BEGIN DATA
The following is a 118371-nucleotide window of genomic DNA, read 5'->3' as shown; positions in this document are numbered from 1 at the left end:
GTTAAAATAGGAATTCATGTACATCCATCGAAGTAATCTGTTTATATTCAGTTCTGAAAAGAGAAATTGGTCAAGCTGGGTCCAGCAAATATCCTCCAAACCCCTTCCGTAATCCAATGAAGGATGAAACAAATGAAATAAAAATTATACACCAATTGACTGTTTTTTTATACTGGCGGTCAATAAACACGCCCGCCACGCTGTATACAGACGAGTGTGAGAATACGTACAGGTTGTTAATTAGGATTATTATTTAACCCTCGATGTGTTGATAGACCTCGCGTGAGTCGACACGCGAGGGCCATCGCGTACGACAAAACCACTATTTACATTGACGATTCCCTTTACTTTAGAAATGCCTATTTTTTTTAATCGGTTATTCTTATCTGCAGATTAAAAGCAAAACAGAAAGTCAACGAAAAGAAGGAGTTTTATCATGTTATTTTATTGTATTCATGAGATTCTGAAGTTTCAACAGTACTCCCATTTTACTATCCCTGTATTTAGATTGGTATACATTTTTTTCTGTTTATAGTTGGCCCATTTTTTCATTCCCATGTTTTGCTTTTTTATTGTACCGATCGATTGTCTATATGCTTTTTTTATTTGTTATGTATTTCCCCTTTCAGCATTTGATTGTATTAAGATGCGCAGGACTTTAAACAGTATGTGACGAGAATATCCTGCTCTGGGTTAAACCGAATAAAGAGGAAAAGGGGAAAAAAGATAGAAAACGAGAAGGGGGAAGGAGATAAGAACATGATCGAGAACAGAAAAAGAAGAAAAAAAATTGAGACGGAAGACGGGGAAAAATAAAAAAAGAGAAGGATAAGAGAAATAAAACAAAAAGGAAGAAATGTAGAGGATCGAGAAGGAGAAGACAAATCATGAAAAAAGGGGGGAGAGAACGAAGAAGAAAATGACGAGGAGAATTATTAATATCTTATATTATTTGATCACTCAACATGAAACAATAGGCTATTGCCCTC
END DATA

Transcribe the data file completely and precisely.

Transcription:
The following is a 118371-nucleotide window of genomic DNA, read 5'->3' as shown; positions in this document are numbered from 1 at the left end:
GTTAAAATAGGAATTCATGTACATCCATCGAAGTAATCTGTTTATATTCAGTTCTGAAAAGAGAAATTGGTCAAGCTGGGTCCAGCAAATATCCTCCAAACCCCTTCCGTAATCCAATGAAGGATGAAACAAATGAAATAAAAATTATACACCAATTGACTGTTTTTTTATACTGGCGGTCAATAAACACGCCCGCCACGCTGTATACAGACGAGTGTGAGAATACGTACAGGTTGTTAATTAGGATTATTATTTAACCCTCGATGTGTTGATAGACCTCGCGTGAGTCGACACGCGAGGGCCATCGCGTACGACAAAACCACTATTTACATTGACGATTCCCTTTACTTTAGAAATGCCTATTTTTTTTAATCGGTTATTCTTATCTGCAGATTAAAAGCAAAACAGAAAGTCAACGAAAAGAAGGAGTTTTATCATGTTATTTTATTGTATTCATGAGATTCTGAAGTTTCAACAGTACTCCCATTTTACTATCCCTGTATTTAGATTGGTATACATTTTTTTCTGTTTATAGTTGGCCCATTTTTTCATTCCCATGTTTTGCTTTTTTATTGTACCGATCGATTGTCTATATGCTTTTTTTATTTGTTATGTATTTCCCCTTTCAGCATTTGATTGTATTAAGATGCGCAGGACTTTAAACAGTATGTGACGAGAATATCCTGCTCTGGGTTAAACCGAATAAAGAGGAAAAGGGGAAAAAAGATAGAAAACGAGAAGGGGGAAGGAGATAAGAACATGATCGAGAACAGAAAAAGAAGAAAAAAAATTGAGACGGAAGACGGGGAAAAATAAAAAAAGAGAAGGATAAGAGAAATAAAACAAAAAGGAAGAAATGTAGAGGATCGAGAAGGAGAAGACAAATCATGAAAAAAGGGGGGAGAGAACGAAGAAGAAAATGACGAGGAGAATTATTAATATCTTATATTATTTGATCACTCAACATGAAACAATAGGCTATTGCCCTC